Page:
Special Alert: Federal Judge Blocks “No-Match” Regulation
A federal judge in San Francisco issued an order temporarily blocking the Department of Homeland Security from implementing its new “No-Match” Rule. The order will not only delay enforcement of the new Rule, but also puts on hold the government’s plan to send 140,000 No-Match letters to employers between September 4 and November 9 this year. These letters would affect several million employees. The judge will further consider the case against implementation of the Rule on October 1; the No-Match Rule will have no legal effect until at least that date.
We recently reported to you that on August 15, 2007, the Department of Homeland Security (“DHS”) published the final “Safe Harbor Procedures For Employers Who Receive A No-Match Letter” regulation in the Federal Register. This Rule sets forth recommended procedures for employers to follow after receiving a No-Match Letter from the Social Security Administration (“SSA”) or a Notice of Suspect Documents from DHS. If the Rule is implemented, following these recommended procedures would help employers avoid civil and criminal liability for employing an unauthorized worker.
The final No-Match Safe Harbor Rule was scheduled to take effect on September 14, 2007. The AFL-CIO and affiliated labor organizations, supported by lawyers from the American Civil Liberties Union and the National Immigration Law Center, filed a lawsuit on August 28 against U.S. Immigration Customs and Enforcement (“ICE”), DHS, and SSA. The lawsuit asks the court to immediately and permanently block the No-Match Rule from taking effect and to declare the Rule invalid. The suit alleges that the DHS and SSA have exceeded their authority in enacting the Rule and in announcing plans to include a summary of the Rule in No-Match Letters that were to be sent to employers beginning today.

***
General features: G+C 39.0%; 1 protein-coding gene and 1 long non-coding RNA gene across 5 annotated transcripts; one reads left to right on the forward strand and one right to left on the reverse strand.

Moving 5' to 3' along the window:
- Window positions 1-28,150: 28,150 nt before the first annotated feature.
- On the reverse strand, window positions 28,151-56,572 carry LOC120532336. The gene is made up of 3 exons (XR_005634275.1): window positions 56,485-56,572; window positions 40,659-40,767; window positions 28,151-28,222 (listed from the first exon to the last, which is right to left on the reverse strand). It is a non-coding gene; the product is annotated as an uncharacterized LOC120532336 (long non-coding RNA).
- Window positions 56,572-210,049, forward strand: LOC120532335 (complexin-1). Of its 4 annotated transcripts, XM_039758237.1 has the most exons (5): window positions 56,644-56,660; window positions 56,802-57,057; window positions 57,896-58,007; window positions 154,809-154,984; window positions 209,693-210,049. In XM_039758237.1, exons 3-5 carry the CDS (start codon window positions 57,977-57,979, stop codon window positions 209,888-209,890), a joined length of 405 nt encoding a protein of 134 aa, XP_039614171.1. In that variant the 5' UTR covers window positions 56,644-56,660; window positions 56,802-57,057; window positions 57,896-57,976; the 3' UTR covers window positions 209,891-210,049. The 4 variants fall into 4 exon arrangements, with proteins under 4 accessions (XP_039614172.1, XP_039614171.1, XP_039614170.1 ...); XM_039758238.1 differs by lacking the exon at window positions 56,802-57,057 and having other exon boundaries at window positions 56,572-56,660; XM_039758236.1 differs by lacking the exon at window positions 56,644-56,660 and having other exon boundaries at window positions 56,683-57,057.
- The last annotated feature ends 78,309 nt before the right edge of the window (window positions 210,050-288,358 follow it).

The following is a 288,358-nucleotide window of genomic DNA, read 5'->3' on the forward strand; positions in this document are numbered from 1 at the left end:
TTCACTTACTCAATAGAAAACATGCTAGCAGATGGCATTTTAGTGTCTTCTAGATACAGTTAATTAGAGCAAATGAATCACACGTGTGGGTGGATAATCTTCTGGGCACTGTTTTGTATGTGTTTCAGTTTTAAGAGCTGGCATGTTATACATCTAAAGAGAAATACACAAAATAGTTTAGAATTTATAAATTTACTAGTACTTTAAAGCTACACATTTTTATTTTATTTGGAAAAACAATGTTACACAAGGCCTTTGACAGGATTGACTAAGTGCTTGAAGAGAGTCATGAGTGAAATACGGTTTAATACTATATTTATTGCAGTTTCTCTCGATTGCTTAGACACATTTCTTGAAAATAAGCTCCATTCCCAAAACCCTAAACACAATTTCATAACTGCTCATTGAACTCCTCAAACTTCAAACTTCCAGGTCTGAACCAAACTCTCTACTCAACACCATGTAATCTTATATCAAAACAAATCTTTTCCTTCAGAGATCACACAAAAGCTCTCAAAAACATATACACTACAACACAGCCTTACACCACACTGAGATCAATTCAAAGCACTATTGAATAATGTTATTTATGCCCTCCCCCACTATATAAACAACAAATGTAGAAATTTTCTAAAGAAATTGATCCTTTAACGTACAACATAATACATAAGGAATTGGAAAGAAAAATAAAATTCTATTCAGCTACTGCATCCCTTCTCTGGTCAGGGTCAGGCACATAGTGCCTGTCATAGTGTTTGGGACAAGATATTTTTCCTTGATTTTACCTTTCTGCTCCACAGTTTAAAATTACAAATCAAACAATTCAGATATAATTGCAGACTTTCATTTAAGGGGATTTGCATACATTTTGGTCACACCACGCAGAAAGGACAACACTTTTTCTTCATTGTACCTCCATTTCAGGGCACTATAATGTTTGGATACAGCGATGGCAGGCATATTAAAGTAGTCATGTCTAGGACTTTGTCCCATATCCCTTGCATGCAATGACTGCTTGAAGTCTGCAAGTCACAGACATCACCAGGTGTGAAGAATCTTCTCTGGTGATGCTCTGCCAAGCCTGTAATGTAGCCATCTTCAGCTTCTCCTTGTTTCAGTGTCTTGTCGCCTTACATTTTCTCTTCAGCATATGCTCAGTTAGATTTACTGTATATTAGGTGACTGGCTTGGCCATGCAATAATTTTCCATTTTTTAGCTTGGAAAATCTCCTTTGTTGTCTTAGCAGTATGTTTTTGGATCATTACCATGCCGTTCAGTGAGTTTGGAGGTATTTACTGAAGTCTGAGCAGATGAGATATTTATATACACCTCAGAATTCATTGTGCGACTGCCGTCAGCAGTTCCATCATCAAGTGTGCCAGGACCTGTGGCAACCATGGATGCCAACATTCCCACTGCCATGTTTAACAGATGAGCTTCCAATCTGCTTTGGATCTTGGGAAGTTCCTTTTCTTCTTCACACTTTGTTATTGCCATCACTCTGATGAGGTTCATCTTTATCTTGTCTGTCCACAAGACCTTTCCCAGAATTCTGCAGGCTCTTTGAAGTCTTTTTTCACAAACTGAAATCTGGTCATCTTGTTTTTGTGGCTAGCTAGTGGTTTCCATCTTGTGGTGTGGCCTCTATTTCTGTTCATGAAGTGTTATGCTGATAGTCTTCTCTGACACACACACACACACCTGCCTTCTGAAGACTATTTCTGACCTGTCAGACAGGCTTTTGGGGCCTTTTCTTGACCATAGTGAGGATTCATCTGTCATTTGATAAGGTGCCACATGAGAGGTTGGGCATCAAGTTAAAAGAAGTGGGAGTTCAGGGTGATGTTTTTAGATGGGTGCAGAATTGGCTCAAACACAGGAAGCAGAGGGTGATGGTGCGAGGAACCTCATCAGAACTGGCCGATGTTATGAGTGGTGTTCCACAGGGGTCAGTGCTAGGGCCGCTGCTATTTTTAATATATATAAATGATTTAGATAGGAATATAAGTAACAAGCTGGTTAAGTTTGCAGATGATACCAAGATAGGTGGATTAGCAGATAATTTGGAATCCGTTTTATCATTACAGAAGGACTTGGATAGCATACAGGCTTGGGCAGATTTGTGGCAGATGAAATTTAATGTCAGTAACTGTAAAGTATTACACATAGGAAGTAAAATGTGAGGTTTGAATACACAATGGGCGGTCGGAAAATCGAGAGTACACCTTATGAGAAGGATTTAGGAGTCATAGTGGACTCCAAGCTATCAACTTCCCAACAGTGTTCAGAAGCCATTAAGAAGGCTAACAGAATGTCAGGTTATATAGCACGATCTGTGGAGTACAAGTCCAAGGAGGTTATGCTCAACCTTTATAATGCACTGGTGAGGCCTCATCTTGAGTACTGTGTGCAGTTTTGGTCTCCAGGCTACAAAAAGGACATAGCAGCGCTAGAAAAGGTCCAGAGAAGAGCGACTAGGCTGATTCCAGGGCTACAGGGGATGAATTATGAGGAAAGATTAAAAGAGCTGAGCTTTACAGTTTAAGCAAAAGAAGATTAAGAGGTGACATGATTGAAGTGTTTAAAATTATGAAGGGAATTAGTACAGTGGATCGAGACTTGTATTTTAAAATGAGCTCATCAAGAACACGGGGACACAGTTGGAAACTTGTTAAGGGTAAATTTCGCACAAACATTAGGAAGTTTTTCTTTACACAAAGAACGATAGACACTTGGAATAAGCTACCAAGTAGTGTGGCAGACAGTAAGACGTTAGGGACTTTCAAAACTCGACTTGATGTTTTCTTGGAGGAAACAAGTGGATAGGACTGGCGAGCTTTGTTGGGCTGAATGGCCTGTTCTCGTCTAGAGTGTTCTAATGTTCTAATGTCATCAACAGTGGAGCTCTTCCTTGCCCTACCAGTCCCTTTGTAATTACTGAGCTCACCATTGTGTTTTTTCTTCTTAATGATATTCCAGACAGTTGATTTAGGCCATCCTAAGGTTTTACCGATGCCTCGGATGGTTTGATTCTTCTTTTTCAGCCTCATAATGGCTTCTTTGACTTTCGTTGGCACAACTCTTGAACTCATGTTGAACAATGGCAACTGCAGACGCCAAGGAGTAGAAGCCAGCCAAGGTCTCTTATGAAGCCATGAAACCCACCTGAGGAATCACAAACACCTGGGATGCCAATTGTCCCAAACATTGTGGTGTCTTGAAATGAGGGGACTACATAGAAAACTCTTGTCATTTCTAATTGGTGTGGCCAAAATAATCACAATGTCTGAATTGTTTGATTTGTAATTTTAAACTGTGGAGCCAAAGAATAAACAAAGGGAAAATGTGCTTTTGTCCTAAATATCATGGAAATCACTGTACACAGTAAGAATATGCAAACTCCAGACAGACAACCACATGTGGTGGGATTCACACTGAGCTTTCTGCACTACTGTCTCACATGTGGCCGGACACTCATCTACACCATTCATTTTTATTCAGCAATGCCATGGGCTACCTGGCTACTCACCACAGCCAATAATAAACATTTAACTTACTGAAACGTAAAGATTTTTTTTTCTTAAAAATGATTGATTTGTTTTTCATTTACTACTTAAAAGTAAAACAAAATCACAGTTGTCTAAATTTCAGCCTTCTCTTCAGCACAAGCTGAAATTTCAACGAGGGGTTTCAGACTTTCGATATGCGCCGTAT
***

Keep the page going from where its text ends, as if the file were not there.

The government is now not expected to send out any No-Match Letters until there is further direction from the federal court on the issues raised in this lawsuit. Nothing in the court’s order or elsewhere, however, prohibits an employer from following the procedures set out in the Rule when the employer receives a No-Match Letter.
Gray Plant Mooty is staying abreast of developments in immigration law enforcement, including developments relating to the No-Match Rule. We plan to notify you again when there is meaningful clarification as to this Rule and the government’s expectations of employers. In the meantime, if you need assistance with any aspect of workplace immigration legal compliance or enforcement, please contact Mark Mathison, Casey Nolan, or another member of the Gray Plant Mooty Employment and Labor Practice Group.
The Employment Edge (Immigration Issue) is a periodic publication of Gray, Plant, Mooty, Mooty & Bennett, P.A., and should not be construed as legal advice or legal opinion on any specific facts or circumstances. The contents are intended for general information purposes only, and you are urged to consult an employment lawyer concerning your own situation and any specific legal questions you may have.
This article is provided for general informational purposes only and should not be construed as legal advice or legal opinion on any specific facts or circumstances. You are urged to consult a lawyer concerning any specific legal questions you may have.
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